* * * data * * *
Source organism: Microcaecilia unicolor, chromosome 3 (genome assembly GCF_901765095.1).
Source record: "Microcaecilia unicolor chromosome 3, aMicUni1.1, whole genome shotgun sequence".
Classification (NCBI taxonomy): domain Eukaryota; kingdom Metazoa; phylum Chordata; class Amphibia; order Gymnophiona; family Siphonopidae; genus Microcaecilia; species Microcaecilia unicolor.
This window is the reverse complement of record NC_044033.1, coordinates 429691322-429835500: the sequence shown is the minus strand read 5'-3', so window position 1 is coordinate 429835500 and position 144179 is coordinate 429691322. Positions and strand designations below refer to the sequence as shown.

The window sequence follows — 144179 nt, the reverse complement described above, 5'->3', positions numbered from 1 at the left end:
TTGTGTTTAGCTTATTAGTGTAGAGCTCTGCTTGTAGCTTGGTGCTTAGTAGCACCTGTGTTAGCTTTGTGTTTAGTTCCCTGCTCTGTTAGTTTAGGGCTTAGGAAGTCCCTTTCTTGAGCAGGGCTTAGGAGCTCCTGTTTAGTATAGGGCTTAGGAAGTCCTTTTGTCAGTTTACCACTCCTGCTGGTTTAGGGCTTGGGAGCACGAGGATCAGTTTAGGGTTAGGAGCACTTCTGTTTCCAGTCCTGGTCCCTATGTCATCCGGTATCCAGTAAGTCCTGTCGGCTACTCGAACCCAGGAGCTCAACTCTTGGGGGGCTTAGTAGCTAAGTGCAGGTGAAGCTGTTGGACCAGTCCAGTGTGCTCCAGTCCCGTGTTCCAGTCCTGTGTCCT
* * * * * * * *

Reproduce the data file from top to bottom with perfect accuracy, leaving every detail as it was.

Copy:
Source organism: Microcaecilia unicolor, chromosome 3 (genome assembly GCF_901765095.1).
Source record: "Microcaecilia unicolor chromosome 3, aMicUni1.1, whole genome shotgun sequence".
Classification (NCBI taxonomy): domain Eukaryota; kingdom Metazoa; phylum Chordata; class Amphibia; order Gymnophiona; family Siphonopidae; genus Microcaecilia; species Microcaecilia unicolor.
This window is the reverse complement of record NC_044033.1, coordinates 429691322-429835500: the sequence shown is the minus strand read 5'-3', so window position 1 is coordinate 429835500 and position 144179 is coordinate 429691322. Positions and strand designations below refer to the sequence as shown.

The window sequence follows — 144179 nt, the reverse complement described above, 5'->3', positions numbered from 1 at the left end:
TTGTGTTTAGCTTATTAGTGTAGAGCTCTGCTTGTAGCTTGGTGCTTAGTAGCACCTGTGTTAGCTTTGTGTTTAGTTCCCTGCTCTGTTAGTTTAGGGCTTAGGAAGTCCCTTTCTTGAGCAGGGCTTAGGAGCTCCTGTTTAGTATAGGGCTTAGGAAGTCCTTTTGTCAGTTTACCACTCCTGCTGGTTTAGGGCTTGGGAGCACGAGGATCAGTTTAGGGTTAGGAGCACTTCTGTTTCCAGTCCTGGTCCCTATGTCATCCGGTATCCAGTAAGTCCTGTCGGCTACTCGAACCCAGGAGCTCAACTCTTGGGGGGCTTAGTAGCTAAGTGCAGGTGAAGCTGTTGGACCAGTCCAGTGTGCTCCAGTCCCGTGTTCCAGTCCTGTGTCCT